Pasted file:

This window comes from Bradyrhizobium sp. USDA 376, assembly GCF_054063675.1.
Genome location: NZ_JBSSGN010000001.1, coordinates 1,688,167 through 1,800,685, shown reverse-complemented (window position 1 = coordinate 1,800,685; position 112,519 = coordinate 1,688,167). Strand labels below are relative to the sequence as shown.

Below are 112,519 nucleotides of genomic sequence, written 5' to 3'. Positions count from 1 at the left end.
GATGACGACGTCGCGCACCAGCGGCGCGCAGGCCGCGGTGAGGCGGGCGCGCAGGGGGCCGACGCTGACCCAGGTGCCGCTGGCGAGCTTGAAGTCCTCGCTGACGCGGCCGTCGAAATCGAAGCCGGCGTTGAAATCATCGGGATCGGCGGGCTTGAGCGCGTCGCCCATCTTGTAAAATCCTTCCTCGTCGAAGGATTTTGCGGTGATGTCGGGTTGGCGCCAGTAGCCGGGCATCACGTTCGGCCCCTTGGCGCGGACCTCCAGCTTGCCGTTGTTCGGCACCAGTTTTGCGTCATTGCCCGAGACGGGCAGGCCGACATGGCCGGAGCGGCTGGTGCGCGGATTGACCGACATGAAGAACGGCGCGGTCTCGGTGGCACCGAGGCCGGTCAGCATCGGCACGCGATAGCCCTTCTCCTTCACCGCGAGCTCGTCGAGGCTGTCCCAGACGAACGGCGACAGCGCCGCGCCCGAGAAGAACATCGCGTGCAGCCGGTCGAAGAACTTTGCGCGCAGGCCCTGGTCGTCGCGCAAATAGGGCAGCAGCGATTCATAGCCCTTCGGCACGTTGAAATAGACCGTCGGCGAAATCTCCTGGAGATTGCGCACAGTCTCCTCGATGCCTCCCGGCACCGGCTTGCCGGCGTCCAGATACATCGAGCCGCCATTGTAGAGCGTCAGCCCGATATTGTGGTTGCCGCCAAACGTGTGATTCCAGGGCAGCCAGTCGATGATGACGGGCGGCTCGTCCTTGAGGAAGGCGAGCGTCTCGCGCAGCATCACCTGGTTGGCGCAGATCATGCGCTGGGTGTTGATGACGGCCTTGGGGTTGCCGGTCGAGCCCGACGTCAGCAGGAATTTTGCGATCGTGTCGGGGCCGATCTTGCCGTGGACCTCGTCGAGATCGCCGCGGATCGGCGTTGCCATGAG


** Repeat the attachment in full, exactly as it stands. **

This window comes from Bradyrhizobium sp. USDA 376, assembly GCF_054063675.1.
Genome location: NZ_JBSSGN010000001.1, coordinates 1,688,167 through 1,800,685, shown reverse-complemented (window position 1 = coordinate 1,800,685; position 112,519 = coordinate 1,688,167). Strand labels below are relative to the sequence as shown.

Below are 112,519 nucleotides of genomic sequence, written 5' to 3'. Positions count from 1 at the left end.
GATGACGACGTCGCGCACCAGCGGCGCGCAGGCCGCGGTGAGGCGGGCGCGCAGGGGGCCGACGCTGACCCAGGTGCCGCTGGCGAGCTTGAAGTCCTCGCTGACGCGGCCGTCGAAATCGAAGCCGGCGTTGAAATCATCGGGATCGGCGGGCTTGAGCGCGTCGCCCATCTTGTAAAATCCTTCCTCGTCGAAGGATTTTGCGGTGATGTCGGGTTGGCGCCAGTAGCCGGGCATCACGTTCGGCCCCTTGGCGCGGACCTCCAGCTTGCCGTTGTTCGGCACCAGTTTTGCGTCATTGCCCGAGACGGGCAGGCCGACATGGCCGGAGCGGCTGGTGCGCGGATTGACCGACATGAAGAACGGCGCGGTCTCGGTGGCACCGAGGCCGGTCAGCATCGGCACGCGATAGCCCTTCTCCTTCACCGCGAGCTCGTCGAGGCTGTCCCAGACGAACGGCGACAGCGCCGCGCCCGAGAAGAACATCGCGTGCAGCCGGTCGAAGAACTTTGCGCGCAGGCCCTGGTCGTCGCGCAAATAGGGCAGCAGCGATTCATAGCCCTTCGGCACGTTGAAATAGACCGTCGGCGAAATCTCCTGGAGATTGCGCACAGTCTCCTCGATGCCTCCCGGCACCGGCTTGCCGGCGTCCAGATACATCGAGCCGCCATTGTAGAGCGTCAGCCCGATATTGTGGTTGCCGCCAAACGTGTGATTCCAGGGCAGCCAGTCGATGATGACGGGCGGCTCGTCCTTGAGGAAGGCGAGCGTCTCGCGCAGCATCACCTGGTTGGCGCAGATCATGCGCTGGGTGTTGATGACGGCCTTGGGGTTGCCGGTCGAGCCCGACGTCAGCAGGAATTTTGCGATCGTGTCGGGGCCGATCTTGCCGTGGACCTCGTCGAGATCGCCGCGGATCGGCGTTGCCATGAG